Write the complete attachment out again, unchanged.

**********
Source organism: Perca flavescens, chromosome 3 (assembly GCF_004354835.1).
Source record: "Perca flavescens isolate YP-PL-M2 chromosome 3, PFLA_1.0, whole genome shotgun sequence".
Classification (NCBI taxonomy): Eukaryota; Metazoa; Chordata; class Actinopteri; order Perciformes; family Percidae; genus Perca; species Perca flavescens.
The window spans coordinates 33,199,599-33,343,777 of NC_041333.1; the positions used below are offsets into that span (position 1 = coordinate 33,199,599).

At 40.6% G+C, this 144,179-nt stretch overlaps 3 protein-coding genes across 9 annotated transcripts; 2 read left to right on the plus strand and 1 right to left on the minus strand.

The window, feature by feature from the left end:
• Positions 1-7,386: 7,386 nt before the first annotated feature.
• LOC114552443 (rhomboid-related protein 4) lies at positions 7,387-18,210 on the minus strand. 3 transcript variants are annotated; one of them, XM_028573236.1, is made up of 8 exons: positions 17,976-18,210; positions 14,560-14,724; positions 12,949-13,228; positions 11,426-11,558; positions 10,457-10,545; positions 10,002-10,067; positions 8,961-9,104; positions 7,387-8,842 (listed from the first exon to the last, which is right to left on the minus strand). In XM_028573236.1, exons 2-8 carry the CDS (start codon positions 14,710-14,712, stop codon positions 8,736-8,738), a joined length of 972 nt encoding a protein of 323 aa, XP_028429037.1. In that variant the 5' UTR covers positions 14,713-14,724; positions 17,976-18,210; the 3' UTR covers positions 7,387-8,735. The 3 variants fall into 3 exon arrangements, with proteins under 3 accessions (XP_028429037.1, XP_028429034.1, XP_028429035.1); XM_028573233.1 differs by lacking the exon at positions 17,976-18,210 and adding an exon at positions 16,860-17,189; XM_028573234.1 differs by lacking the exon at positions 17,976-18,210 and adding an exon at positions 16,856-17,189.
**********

Source organism: Perca flavescens, chromosome 3 (assembly GCF_004354835.1).
Source record: "Perca flavescens isolate YP-PL-M2 chromosome 3, PFLA_1.0, whole genome shotgun sequence".
Classification (NCBI taxonomy): Eukaryota; Metazoa; Chordata; class Actinopteri; order Perciformes; family Percidae; genus Perca; species Perca flavescens.
The window spans coordinates 33,199,599-33,343,777 of NC_041333.1; the positions used below are offsets into that span (position 1 = coordinate 33,199,599).

At 40.6% G+C, this 144,179-nt stretch overlaps 3 protein-coding genes across 9 annotated transcripts; 2 read left to right on the plus strand and 1 right to left on the minus strand.

The window, feature by feature from the left end:
• Positions 1-7,386: 7,386 nt before the first annotated feature.
• LOC114552443 (rhomboid-related protein 4) lies at positions 7,387-18,210 on the minus strand. 3 transcript variants are annotated; one of them, XM_028573236.1, is made up of 8 exons: positions 17,976-18,210; positions 14,560-14,724; positions 12,949-13,228; positions 11,426-11,558; positions 10,457-10,545; positions 10,002-10,067; positions 8,961-9,104; positions 7,387-8,842 (listed from the first exon to the last, which is right to left on the minus strand). In XM_028573236.1, exons 2-8 carry the CDS (start codon positions 14,710-14,712, stop codon positions 8,736-8,738), a joined length of 972 nt encoding a protein of 323 aa, XP_028429037.1. In that variant the 5' UTR covers positions 14,713-14,724; positions 17,976-18,210; the 3' UTR covers positions 7,387-8,735. The 3 variants fall into 3 exon arrangements, with proteins under 3 accessions (XP_028429037.1, XP_028429034.1, XP_028429035.1); XM_028573233.1 differs by lacking the exon at positions 17,976-18,210 and adding an exon at positions 16,860-17,189; XM_028573234.1 differs by lacking the exon at positions 17,976-18,210 and adding an exon at positions 16,856-17,189.